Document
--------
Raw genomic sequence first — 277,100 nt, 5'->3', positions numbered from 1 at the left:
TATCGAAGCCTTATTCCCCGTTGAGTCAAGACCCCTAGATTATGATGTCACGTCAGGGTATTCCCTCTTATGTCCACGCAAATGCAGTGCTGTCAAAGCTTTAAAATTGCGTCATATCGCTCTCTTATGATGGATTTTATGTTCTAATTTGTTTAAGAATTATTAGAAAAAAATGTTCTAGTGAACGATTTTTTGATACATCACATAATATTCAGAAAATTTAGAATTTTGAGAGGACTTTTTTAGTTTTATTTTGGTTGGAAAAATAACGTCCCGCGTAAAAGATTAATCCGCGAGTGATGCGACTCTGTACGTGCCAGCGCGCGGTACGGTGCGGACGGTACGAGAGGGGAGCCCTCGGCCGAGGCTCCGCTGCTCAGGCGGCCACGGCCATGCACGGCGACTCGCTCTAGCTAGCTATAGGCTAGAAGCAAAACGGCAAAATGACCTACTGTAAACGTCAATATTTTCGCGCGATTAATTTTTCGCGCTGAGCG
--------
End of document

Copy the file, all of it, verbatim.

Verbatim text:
Raw genomic sequence first — 277,100 nt, 5'->3', positions numbered from 1 at the left:
TATCGAAGCCTTATTCCCCGTTGAGTCAAGACCCCTAGATTATGATGTCACGTCAGGGTATTCCCTCTTATGTCCACGCAAATGCAGTGCTGTCAAAGCTTTAAAATTGCGTCATATCGCTCTCTTATGATGGATTTTATGTTCTAATTTGTTTAAGAATTATTAGAAAAAAATGTTCTAGTGAACGATTTTTTGATACATCACATAATATTCAGAAAATTTAGAATTTTGAGAGGACTTTTTTAGTTTTATTTTGGTTGGAAAAATAACGTCCCGCGTAAAAGATTAATCCGCGAGTGATGCGACTCTGTACGTGCCAGCGCGCGGTACGGTGCGGACGGTACGAGAGGGGAGCCCTCGGCCGAGGCTCCGCTGCTCAGGCGGCCACGGCCATGCACGGCGACTCGCTCTAGCTAGCTATAGGCTAGAAGCAAAACGGCAAAATGACCTACTGTAAACGTCAATATTTTCGCGCGATTAATTTTTCGCGCTGAGCG